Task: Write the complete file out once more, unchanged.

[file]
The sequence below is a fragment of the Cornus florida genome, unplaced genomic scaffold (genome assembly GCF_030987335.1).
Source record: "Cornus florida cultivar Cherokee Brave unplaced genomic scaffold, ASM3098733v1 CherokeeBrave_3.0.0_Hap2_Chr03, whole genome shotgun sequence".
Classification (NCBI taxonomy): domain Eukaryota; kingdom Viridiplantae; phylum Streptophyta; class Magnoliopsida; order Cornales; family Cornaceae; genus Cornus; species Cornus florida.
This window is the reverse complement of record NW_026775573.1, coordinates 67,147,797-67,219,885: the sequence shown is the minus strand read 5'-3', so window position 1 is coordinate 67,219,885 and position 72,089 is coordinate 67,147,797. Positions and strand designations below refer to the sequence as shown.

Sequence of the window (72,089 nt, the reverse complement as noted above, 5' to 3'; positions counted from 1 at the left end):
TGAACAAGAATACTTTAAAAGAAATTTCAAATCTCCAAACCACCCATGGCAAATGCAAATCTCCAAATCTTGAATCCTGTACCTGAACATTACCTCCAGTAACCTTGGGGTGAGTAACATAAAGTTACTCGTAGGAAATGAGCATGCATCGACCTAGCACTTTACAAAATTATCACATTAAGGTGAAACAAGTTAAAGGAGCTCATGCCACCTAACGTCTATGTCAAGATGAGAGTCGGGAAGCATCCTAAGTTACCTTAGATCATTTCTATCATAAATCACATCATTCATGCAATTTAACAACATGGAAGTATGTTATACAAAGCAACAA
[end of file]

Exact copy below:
The sequence below is a fragment of the Cornus florida genome, unplaced genomic scaffold (genome assembly GCF_030987335.1).
Source record: "Cornus florida cultivar Cherokee Brave unplaced genomic scaffold, ASM3098733v1 CherokeeBrave_3.0.0_Hap2_Chr03, whole genome shotgun sequence".
Classification (NCBI taxonomy): domain Eukaryota; kingdom Viridiplantae; phylum Streptophyta; class Magnoliopsida; order Cornales; family Cornaceae; genus Cornus; species Cornus florida.
This window is the reverse complement of record NW_026775573.1, coordinates 67,147,797-67,219,885: the sequence shown is the minus strand read 5'-3', so window position 1 is coordinate 67,219,885 and position 72,089 is coordinate 67,147,797. Positions and strand designations below refer to the sequence as shown.

Sequence of the window (72,089 nt, the reverse complement as noted above, 5' to 3'; positions counted from 1 at the left end):
TGAACAAGAATACTTTAAAAGAAATTTCAAATCTCCAAACCACCCATGGCAAATGCAAATCTCCAAATCTTGAATCCTGTACCTGAACATTACCTCCAGTAACCTTGGGGTGAGTAACATAAAGTTACTCGTAGGAAATGAGCATGCATCGACCTAGCACTTTACAAAATTATCACATTAAGGTGAAACAAGTTAAAGGAGCTCATGCCACCTAACGTCTATGTCAAGATGAGAGTCGGGAAGCATCCTAAGTTACCTTAGATCATTTCTATCATAAATCACATCATTCATGCAATTTAACAACATGGAAGTATGTTATACAAAGCAACAA